My father didn't fight in the Clone Wars. He was a navigator on a spice freighter.
January 5, 2013 9:35 PM   Subscribe

The Best Of Star Wars: Clone Wars - The CGI Star Wars spin off that made the franchise fun again for young and old reached it's 100th episode today.
posted by Artw (35 comments total) 16 users marked this as a favorite
I do love me some Clone Wars.
I could live without D Squad.
posted by Mezentian at 10:12 PM on January 5, 2013

man this show is amazing. I thought I was up to date but there was some stuff in there (the room with the crystals?) that I don't remember from the show. I am a hard-core multitasker, but when I watch this show I make myself turn off my second monitor because, although it's a liiiiiiitle bit boring and predictable, the graphics are really top notch.
posted by rebent at 11:21 PM on January 5, 2013

Expensive, fully orchestrated score. And lots of it.

Expensive, detailed sound design.

Exciting lightsaber combat.

posted by Moistener at 12:38 AM on January 6, 2013

So Overthinking It kinda has a thing for the Clone Wars.

The Bittersweet Dramatic Irony of Cartoon Network’s Clone Wars
The Clone Wars are not the epic struggle between good and evil the cartoon makes them out to be. They’re not even a real conflict. To the people fighting them, they’re real enough, but there aren’t even two sides; just a single commander, ordering his troops to attack each other. Imagine if Gargamel was secretly working for Papa Smurf.
The Bioethics Of The Clone Wars
So let’s get this straight. Presumably, the Republic has the resources to build its own robot fighters. But humans are better fighters than robots, so the Republic chooses to use clones, genetically engineered to have limited free will. This allows them to avoid a draft, which would be politically tricky. And they then dehumanize their clone army by making them wear helmets at all times. In any other work of science fiction, this clone army would be terrifyingly evil and tragic, not plastered all over paper plates for birthday parties.
The Clone Wars: Asking Geopolitical Questions to Pre-Teens
The last time the Republic got involved in the internal matters of Onderon, it led to a galactic war. The Republic decided, considering how many civil wars there are that fall along Separatist versus Republic lines, to use Onderon as a trial case. Send the Jedi to equip, resource and train the pro-Republic forces and have them overthrow the relatively legitimate government of Onderon without direct attacks on the Separatist-backed Onderonian government led by King Sanjay Rash.

In other words, whether NATO should have intervened in Libya.
posted by the man of twists and turns at 1:05 AM on January 6, 2013 [7 favorites]

THIS is what I wanted when I was 11 years old. THIS RIGHT HERE!
posted by PapaLobo at 1:06 AM on January 6, 2013

Sadly, I thought this would be about Genndy Tartakovsky's Clone Wars, which after the bait-and-switch which was the cliffhanger into ROTS, left me with so much 'bad will' for the franchise, I haven't bothered following this iteration. I like the criticism above, however...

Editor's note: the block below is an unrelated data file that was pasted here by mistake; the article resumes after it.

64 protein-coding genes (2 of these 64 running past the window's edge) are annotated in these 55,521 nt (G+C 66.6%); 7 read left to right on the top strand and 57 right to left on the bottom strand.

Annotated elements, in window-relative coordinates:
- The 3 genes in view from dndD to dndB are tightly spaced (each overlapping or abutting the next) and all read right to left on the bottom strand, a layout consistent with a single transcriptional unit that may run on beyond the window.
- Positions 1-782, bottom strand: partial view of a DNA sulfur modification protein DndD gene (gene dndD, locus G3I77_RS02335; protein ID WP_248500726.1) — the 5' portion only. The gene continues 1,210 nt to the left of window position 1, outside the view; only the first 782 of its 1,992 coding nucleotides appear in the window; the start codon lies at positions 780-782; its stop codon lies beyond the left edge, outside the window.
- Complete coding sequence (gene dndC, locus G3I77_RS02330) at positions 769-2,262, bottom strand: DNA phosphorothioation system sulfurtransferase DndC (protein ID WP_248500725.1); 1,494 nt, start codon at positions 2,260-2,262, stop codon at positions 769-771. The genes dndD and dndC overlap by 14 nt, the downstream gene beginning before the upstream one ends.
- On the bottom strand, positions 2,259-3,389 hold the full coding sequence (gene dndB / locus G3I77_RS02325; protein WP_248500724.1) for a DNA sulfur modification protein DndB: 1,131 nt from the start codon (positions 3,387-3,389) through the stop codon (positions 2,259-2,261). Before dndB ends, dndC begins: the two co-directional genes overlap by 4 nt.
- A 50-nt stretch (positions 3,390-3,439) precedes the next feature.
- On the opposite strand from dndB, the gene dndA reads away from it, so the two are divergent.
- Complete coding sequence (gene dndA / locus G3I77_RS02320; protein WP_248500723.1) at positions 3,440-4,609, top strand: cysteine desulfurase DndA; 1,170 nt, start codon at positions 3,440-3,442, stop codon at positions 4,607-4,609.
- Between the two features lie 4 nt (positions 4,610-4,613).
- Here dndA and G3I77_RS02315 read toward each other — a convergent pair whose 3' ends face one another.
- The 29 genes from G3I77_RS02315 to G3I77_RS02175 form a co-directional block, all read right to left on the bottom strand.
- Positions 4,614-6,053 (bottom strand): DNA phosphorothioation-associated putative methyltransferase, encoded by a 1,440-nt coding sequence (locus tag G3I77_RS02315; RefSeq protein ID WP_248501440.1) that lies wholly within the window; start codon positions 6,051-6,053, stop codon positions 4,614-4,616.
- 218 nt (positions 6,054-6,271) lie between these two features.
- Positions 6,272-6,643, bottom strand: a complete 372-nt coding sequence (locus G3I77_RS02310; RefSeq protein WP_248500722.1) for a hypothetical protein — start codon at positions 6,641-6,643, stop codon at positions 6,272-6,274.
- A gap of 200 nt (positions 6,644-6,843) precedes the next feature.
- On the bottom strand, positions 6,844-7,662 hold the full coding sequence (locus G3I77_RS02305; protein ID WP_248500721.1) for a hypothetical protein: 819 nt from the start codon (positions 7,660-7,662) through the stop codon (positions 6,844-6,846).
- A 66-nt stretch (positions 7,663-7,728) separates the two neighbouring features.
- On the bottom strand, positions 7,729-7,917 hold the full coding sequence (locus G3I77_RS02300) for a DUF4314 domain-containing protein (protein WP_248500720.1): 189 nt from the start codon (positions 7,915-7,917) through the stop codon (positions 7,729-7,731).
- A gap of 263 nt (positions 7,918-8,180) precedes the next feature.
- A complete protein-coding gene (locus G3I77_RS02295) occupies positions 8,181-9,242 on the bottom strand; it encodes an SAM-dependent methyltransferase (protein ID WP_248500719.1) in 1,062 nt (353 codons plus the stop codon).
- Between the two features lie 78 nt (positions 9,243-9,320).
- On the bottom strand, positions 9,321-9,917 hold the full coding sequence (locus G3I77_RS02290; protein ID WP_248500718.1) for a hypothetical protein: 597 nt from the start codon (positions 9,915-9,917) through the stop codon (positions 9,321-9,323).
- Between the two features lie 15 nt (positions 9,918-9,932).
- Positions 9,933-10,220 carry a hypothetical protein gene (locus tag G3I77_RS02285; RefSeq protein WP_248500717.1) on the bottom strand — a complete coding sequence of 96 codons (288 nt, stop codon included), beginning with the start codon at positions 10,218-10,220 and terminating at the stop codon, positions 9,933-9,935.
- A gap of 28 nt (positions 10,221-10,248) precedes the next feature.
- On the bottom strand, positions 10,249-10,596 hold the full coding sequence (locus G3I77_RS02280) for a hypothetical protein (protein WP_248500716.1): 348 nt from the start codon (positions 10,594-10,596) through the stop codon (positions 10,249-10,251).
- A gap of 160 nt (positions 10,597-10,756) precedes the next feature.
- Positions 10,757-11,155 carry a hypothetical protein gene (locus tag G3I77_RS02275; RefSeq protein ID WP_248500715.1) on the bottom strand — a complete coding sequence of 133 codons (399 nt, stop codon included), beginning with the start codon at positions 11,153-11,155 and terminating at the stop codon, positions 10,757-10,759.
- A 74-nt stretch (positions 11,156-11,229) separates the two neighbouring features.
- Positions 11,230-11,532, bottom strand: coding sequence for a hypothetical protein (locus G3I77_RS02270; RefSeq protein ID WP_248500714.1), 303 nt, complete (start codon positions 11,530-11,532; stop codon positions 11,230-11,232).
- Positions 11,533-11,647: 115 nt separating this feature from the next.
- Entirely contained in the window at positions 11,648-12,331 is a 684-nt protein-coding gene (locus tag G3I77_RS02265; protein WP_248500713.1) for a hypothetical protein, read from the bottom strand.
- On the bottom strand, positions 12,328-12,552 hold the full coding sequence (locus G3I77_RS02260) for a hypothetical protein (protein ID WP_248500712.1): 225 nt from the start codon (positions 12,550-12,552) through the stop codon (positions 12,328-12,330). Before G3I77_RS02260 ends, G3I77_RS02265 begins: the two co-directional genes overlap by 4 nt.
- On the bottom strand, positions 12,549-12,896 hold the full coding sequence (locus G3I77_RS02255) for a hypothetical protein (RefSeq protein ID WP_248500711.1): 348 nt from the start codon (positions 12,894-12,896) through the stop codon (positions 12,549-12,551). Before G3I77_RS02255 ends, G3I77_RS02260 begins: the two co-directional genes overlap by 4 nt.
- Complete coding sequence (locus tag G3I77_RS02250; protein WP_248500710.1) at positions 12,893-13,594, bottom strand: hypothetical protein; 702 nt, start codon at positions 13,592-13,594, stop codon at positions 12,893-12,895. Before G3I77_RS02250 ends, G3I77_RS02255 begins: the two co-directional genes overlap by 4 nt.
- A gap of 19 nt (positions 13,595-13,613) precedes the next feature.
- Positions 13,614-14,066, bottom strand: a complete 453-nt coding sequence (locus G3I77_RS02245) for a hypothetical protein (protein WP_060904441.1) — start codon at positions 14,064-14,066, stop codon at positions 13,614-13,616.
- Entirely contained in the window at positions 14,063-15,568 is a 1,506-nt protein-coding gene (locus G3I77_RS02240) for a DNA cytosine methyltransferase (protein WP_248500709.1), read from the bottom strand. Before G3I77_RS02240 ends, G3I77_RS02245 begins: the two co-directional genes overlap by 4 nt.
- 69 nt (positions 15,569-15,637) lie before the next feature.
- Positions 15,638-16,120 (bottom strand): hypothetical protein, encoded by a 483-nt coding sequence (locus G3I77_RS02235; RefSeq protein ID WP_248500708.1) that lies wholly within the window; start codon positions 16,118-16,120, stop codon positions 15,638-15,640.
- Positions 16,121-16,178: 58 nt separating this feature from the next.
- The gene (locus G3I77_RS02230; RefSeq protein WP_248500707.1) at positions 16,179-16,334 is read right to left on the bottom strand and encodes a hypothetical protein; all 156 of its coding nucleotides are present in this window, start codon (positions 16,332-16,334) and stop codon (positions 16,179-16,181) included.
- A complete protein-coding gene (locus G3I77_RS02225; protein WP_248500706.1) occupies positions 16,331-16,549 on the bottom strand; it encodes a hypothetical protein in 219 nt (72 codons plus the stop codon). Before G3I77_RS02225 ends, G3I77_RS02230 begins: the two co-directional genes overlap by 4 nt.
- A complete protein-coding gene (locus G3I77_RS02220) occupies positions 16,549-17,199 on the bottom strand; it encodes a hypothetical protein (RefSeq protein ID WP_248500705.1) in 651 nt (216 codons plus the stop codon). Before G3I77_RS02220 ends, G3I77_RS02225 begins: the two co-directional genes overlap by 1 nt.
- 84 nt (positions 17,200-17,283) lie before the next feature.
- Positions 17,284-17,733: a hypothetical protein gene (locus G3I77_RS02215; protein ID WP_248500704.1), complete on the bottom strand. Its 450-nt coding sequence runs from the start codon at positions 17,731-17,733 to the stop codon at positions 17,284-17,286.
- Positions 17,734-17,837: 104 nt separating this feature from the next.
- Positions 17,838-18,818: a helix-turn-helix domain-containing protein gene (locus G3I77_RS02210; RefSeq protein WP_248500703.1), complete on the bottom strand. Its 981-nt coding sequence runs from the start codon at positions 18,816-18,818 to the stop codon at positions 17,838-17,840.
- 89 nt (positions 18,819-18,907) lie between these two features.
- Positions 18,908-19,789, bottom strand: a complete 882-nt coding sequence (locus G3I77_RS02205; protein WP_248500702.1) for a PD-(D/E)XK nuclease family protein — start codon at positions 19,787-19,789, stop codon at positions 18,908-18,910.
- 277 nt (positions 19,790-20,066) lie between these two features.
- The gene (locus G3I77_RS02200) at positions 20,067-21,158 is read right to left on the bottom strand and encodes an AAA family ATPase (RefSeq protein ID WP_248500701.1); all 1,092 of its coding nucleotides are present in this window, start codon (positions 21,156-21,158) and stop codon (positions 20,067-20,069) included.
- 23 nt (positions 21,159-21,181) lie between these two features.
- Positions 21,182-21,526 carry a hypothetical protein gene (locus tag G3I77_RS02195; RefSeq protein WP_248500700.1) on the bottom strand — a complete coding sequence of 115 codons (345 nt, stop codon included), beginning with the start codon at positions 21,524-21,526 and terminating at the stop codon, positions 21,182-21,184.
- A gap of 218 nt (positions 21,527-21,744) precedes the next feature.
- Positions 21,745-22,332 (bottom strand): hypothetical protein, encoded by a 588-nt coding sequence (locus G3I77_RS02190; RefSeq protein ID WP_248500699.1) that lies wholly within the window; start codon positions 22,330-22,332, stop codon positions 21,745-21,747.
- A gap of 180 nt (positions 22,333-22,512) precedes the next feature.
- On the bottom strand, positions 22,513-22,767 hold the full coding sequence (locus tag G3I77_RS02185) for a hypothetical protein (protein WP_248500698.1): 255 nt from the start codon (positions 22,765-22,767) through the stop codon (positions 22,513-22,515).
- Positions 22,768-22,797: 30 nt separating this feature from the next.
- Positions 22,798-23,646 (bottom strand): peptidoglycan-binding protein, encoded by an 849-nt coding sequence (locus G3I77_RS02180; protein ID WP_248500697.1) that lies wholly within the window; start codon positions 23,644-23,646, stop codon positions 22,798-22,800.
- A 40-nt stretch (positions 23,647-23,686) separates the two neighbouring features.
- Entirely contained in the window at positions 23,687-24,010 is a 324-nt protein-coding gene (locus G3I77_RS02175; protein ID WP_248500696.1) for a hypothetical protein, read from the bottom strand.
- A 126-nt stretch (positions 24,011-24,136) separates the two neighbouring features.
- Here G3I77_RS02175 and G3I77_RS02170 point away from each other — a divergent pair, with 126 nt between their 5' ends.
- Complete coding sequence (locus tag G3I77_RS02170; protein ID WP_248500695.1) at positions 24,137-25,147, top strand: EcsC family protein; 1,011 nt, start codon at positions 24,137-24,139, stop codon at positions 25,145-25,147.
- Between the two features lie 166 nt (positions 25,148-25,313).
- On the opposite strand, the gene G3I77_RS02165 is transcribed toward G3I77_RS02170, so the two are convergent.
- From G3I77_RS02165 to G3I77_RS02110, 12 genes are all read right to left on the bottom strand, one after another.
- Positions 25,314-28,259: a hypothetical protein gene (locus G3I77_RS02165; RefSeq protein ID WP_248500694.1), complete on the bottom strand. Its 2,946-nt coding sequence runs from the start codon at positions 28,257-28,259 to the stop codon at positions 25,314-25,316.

posted by mikelieman at 2:09 AM on January 6, 2013

Tartakovsky's Clone Wars was great, and its Grevious kicked butt, but the CGI version is - arguably - better overall.
The CGI version can be deep, detailed and nasty (especially to the clones), and if you saw the Clone Wars movie (with Gay Cliche The Hutt and Stinky The Hutt) it's not like that at all.

I mean, for one thing, the Republic is clearly rotten, and they are basically the bad guys.
posted by Mezentian at 2:26 AM on January 6, 2013

In the first clip in the first link in the FPP, when they call up the clones military record, why would more than half of the display be a picture of the clone? Doesn't really make sense when all your soldiers are identical.
posted by biffa at 4:00 AM on January 6, 2013

The Clones aren't identical. They use tattoos and hairstyles and the like to make themselves individuals.
posted by Mezentian at 4:39 AM on January 6, 2013

So now that this series is prolific enough to live on in syndication, what about that other television show we were supposed to get? Whatever happened to that plan? Disney, did you hear about that?
posted by trackofalljades at 6:48 AM on January 6, 2013

They use tattoos and hairstyles and the like to make themselves individuals.

Haristyles are not usually regarded as a reliable identifying feature. IIRC the early order was for 10 million clones. It would take a lot of tattoos to differentiate that number of identical faces.
posted by biffa at 7:39 AM on January 6, 2013

The clones struggling for identity, and the show occasionally touching on the fact that they're basically slaves, has been one of the stronger themes throughout.
posted by Artw at 7:52 AM on January 6, 2013 [1 favorite]

Don't they have a shelf-life or does the whole "locked in a struggle with faceless killbots" thing shorten their life-span enough?
posted by FJT at 8:35 AM on January 6, 2013

They age at an accelerated rate, so the clones on the show are all about 10. Boba Fett, the first clone, doesn't grow at the same rate.
posted by Artw at 8:52 AM on January 6, 2013